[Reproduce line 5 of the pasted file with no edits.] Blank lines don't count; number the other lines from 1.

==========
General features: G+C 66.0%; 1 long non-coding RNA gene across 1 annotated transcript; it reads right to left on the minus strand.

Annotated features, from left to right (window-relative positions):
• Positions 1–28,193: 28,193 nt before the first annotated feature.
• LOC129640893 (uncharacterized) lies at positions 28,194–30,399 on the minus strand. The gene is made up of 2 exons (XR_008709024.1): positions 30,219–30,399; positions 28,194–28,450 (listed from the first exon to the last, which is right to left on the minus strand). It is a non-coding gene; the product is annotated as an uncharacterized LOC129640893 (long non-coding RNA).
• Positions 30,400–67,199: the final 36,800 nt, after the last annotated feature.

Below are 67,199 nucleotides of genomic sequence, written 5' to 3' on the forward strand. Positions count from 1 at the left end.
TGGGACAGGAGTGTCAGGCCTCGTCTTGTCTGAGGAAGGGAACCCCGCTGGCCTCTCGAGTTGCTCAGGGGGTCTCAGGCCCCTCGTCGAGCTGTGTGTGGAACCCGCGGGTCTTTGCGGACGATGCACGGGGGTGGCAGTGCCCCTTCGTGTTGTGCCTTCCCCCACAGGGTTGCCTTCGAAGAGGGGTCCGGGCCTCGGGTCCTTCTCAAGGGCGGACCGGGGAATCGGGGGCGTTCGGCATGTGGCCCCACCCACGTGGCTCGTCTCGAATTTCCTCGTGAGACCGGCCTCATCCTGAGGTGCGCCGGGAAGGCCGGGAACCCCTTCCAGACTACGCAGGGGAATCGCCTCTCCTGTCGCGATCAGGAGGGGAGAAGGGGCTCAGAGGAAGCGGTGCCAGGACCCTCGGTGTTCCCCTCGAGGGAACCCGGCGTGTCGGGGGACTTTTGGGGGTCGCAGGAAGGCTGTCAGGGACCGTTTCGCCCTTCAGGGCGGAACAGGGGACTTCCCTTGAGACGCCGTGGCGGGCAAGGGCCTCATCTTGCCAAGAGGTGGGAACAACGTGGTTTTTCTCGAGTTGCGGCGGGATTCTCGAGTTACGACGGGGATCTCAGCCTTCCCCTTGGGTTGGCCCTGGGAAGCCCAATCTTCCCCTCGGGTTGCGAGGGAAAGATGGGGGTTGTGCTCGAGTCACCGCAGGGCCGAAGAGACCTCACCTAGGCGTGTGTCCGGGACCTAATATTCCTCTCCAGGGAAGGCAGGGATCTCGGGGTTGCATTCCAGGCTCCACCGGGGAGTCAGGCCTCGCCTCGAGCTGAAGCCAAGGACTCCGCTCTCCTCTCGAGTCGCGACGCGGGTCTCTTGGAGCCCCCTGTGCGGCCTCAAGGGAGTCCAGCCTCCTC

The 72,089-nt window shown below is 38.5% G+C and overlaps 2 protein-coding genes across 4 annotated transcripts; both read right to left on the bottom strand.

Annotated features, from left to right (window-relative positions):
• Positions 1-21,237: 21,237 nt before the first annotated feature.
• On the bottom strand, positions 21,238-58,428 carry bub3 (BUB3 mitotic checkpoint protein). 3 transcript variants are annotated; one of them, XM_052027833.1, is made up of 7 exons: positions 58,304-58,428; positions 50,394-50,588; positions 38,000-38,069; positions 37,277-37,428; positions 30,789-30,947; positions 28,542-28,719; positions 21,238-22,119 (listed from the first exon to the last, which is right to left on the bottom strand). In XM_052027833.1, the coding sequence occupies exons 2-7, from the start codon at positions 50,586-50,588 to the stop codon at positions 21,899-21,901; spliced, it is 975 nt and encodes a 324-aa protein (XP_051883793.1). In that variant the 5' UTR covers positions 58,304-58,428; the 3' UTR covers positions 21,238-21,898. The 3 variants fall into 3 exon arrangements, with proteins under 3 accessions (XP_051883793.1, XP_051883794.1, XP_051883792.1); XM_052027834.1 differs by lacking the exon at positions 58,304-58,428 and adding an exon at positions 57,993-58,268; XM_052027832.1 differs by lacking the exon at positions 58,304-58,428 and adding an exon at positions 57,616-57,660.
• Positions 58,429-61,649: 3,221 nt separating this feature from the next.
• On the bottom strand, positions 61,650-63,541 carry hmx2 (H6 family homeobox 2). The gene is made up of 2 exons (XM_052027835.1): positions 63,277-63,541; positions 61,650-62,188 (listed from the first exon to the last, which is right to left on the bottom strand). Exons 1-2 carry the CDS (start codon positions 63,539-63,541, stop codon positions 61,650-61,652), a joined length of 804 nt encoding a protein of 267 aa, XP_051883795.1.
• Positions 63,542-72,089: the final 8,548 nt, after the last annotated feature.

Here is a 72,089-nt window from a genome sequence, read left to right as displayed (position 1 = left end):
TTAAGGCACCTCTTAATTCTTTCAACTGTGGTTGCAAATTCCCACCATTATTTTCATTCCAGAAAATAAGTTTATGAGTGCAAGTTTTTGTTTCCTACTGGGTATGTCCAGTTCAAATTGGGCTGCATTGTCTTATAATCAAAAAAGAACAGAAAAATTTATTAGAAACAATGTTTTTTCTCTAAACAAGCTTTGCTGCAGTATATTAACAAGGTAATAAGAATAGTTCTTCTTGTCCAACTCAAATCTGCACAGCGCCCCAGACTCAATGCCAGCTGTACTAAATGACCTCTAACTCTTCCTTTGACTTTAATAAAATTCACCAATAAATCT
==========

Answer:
• Positions 30,400–67,199: the final 36,800 nt, after the last annotated feature.